helicopter

C4ISR

Army tests helicopter-based, tube-launched UAVs

Last week, the Army continued its plans to field a tube-launched, unmanned system for its tactical warfighter. Rather than deploying from fixed-wing aircraft like similar systems under development in the Navy and Air Force, the Army will use its fleet of helicopters as motherships for these autonomous drones.

 

The services have looked at this capability since as early as 2004, when the Navy awarded a Phase I Small Business Innovation Research (SBIR) contract for the development and demonstration of a UAV that could be delivered from the Lockheed P-3 Orion anti-submarine and surveillance aircraft’s sonobuoy launch tubes. Since that time, the Air Force Research Laboratory’s Tactical Off Board Sensors (TOBS) program has also continued development

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The Army has chosen Area I and its ALTIUS platform to drive progress on its tube-launched, unmanned system. Area I began development of its platform with a 2011 Air Force SBIR contract for its TOBS program. Dr. Nicholas Alley, CEO of Area I, describes the ALTIUS, not as a drone in the conventional sense, but more akin to a “flying sensor.” The drone is autonomous from the moment of launch and only requires a sensor operator to direct its lens.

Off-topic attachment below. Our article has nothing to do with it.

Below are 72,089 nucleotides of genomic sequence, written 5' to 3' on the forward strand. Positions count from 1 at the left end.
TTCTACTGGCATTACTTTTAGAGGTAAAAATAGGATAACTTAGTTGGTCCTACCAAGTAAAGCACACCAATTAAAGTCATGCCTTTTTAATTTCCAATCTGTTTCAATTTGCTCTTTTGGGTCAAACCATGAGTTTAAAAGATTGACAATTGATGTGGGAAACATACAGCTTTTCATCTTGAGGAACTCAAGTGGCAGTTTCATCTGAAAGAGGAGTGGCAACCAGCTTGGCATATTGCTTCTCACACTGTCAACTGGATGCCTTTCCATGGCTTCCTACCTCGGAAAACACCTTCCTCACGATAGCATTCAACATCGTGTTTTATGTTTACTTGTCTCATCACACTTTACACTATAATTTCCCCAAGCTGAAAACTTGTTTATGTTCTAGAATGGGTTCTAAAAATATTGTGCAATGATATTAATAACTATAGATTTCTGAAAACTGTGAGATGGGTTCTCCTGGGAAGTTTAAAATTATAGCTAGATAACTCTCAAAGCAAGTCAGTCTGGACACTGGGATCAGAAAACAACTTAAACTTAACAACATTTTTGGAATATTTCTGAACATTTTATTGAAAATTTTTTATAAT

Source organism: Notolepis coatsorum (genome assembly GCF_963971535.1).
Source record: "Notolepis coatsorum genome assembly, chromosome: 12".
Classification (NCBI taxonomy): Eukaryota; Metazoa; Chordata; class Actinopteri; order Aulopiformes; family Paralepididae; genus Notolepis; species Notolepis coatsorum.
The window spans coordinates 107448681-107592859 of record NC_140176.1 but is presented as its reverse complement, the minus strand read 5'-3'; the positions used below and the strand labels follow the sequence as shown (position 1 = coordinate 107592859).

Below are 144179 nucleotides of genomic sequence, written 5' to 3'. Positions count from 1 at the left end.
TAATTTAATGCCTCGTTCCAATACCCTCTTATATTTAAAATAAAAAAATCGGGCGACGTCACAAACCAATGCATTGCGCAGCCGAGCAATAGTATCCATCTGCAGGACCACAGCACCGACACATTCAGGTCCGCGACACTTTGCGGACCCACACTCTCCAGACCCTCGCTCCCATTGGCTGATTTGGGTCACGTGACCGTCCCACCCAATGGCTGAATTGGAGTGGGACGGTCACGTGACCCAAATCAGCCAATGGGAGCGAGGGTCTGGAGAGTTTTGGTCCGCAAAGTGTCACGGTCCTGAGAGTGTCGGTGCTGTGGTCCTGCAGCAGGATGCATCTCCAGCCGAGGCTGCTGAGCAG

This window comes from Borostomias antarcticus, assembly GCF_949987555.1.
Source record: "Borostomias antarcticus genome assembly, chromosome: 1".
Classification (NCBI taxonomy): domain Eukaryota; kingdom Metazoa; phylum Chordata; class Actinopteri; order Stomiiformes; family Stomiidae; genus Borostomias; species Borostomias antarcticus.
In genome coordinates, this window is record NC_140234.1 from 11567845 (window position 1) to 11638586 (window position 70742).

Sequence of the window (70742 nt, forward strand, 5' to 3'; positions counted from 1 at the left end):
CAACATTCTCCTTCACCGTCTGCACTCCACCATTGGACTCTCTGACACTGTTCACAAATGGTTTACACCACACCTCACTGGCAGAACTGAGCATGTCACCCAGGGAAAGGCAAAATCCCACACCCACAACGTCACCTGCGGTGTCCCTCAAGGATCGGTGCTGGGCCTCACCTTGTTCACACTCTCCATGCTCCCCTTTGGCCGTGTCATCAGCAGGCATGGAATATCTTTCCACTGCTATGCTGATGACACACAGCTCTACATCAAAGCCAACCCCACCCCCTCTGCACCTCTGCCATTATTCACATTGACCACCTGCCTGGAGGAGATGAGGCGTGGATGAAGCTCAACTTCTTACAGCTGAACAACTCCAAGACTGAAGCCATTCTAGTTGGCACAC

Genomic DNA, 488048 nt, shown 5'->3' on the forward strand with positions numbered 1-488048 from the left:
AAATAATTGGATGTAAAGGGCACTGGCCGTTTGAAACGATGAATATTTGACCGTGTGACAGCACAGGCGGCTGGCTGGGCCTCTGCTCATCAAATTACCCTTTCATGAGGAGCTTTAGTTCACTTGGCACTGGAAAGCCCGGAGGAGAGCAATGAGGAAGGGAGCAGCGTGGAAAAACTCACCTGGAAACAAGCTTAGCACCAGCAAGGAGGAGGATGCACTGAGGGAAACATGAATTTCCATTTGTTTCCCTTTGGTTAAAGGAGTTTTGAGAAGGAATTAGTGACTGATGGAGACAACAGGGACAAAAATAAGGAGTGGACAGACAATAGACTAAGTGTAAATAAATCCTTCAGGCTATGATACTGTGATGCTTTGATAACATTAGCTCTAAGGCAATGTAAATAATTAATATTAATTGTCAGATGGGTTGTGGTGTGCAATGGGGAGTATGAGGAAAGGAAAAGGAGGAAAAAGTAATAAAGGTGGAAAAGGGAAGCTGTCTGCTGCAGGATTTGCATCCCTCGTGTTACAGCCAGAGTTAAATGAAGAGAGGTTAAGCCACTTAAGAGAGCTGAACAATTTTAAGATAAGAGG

After launch, the ALTIUS’s wings unfold, which allows the craft to loiter over the mission area. According to past contract specifications reported by Jane’s, a TOBS platform must provide equal or greater sensor capabilities than the mothership it was launched from. The UAV’s endurance requirements, which remain classified, prevented Raytheon’s Coyote from continuing fielding past range and combat environment testing by the Air Force, according to officials.

Area I’s ALTIUS, Alley said, has been able to meet or exceed these requirements. Though Alley didn’t comment on specific requirements or systems, earlier SBIR documentation for ALTIUS cited a, “state-of-the-art, high-energy-density power system that is robust to harsh environmental conditions, does not pose explosive hazards, and is storable for over six months,” as a source of this endurance, as well as a carbon fiber airframe.

 

It’s still unclear what that capability and others will be used for by the Army on the battlefield. The Air Force’s plans for TOBS include the deployment of drones from gunships in the event of weather which makes traditional sensors untenable. In a discussion with National Defense, Air Force Special Operations Command’s Lt. Gen. Brad Webb said the TOBS would, “[Slide] below the cloud deck giving the asset its first opportunity to view the team on the ground” in the event sensors otherwise couldn’t be used. However, the Army’s helicopters, including the AH-64 Apache which also fills a close air support role, have sophisticated sensor packages and fly at lower altitudes.

About the Author

Adin Dobkin is a freelance contributor to Defense Systems and Connected Warrior

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